History of Santa Claus: Saint or Elf?

St. Nicholas


He was born in the late 3rd century, perhaps in A.D. 270. Nicholas became a bishop in Greece and gained distinction in the councils of the church. He was especially famed for unexpected gifts and later associated with the giving of presents during the season at the end of the year.

3 golden globes


He seems to have been adopted by the Netherlands as the patron saint of children. There, on St. Nicholas Eve, they leave their wooden shoes, or sabots, filled with hay for the Saint’s white horse. He is real to children the world over, under various names as Kris Kringle, Weihnachtsmann, Father Christmas, Saint Nick, La Befana, and Yule Tomten.


In 1809 the American author Washington Irving, under the pen name Diedrich Knickerbocker, wrote “A History of New York,” wherein Saint Nicholas, a jolly personage smoking a Dutch pipe, skimmed over the treetops in a wagon and dropped presents down the chimneys.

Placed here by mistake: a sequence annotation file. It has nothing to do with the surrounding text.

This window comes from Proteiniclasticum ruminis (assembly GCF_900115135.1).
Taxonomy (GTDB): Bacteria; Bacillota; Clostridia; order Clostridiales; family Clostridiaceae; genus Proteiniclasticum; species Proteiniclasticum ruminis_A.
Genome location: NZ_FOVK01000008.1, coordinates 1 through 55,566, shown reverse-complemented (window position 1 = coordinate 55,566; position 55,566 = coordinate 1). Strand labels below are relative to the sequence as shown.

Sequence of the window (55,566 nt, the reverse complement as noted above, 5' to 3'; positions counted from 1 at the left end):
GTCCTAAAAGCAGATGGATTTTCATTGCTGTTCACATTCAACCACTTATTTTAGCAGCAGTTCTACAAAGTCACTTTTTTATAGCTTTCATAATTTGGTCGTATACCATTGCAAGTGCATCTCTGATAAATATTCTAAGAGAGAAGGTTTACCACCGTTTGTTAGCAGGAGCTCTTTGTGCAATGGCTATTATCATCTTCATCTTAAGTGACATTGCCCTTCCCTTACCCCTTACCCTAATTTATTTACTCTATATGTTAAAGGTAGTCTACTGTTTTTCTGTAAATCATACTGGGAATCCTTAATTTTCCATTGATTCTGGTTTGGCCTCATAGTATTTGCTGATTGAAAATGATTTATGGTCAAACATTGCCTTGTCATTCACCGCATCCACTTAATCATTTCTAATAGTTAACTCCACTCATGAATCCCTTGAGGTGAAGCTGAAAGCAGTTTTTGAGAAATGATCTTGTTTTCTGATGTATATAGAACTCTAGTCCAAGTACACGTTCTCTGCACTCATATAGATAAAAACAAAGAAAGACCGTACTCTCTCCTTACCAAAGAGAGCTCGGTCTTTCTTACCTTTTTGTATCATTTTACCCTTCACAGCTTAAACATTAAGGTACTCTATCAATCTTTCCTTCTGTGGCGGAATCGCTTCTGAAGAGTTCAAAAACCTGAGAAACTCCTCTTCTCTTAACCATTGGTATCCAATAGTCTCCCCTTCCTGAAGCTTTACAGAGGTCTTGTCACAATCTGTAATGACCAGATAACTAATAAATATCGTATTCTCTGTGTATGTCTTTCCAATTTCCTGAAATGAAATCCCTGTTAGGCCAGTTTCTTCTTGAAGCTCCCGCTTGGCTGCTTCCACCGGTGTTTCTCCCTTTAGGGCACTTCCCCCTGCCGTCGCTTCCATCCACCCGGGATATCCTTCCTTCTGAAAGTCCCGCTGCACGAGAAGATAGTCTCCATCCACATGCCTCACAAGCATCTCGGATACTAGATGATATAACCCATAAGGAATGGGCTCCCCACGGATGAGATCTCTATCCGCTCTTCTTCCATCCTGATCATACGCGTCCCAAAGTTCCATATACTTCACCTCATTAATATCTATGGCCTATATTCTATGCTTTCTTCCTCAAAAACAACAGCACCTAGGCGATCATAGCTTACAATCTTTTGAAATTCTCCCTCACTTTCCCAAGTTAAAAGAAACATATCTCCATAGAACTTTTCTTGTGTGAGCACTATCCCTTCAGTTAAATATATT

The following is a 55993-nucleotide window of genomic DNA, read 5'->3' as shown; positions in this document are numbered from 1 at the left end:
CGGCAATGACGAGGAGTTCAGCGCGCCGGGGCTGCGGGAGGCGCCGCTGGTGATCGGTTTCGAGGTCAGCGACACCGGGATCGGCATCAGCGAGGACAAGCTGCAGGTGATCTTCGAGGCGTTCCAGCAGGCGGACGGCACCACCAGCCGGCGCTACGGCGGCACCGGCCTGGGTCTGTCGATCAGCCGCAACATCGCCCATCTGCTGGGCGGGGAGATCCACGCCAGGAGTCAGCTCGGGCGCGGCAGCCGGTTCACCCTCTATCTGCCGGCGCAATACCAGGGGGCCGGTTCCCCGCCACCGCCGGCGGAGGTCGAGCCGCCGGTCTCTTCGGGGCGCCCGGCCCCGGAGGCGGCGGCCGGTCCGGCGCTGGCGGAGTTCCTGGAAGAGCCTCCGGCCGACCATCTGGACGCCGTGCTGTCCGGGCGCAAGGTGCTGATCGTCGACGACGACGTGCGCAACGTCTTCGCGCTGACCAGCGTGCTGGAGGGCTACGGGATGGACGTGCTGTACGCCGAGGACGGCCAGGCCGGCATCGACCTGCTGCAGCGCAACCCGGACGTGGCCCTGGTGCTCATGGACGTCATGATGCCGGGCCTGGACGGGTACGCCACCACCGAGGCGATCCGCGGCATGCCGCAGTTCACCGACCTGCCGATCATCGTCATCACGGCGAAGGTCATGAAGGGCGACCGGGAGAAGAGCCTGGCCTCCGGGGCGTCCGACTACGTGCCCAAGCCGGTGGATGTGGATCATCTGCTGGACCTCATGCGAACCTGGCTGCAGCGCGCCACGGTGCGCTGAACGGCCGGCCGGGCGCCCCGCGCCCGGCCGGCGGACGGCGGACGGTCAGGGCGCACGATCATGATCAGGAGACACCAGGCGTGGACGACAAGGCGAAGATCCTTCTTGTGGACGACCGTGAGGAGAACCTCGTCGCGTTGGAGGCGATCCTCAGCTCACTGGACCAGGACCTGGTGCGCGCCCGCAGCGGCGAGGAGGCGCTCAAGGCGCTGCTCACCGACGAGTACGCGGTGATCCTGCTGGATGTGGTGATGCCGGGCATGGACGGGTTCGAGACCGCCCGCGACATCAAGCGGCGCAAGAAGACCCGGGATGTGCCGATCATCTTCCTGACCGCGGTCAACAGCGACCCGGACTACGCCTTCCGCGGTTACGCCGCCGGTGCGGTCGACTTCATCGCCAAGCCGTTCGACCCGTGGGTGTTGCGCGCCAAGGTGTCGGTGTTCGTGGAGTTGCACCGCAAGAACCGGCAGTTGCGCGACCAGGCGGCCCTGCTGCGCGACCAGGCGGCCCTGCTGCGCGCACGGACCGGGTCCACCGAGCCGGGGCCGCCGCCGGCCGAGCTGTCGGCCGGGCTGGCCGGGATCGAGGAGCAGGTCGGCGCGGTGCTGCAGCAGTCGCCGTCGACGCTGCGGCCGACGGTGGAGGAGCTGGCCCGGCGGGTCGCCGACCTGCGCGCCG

During the Christmas season of 1862, the German-born American cartoonist Thomas Nast drew a picture of Santa Claus for Harper’s Weekly at the time of the Civil War. Nast combined his native German traditions of Saint Nicholas with other German folk traditions of elves in creating the image, seen above right. His various pictures of Santa Claus ran through 1866, firmly cementing the image in the American mind. The name Santa Claus also became more familiar to American ears than the German Sankt Niklaus or Dutch Sinterklaas.

By Haddon Sundblom, for Coca Cola

Writer and technologist. Author of fascinating articles about history, tech trends, and pop culture. billpetro.com @billpetro

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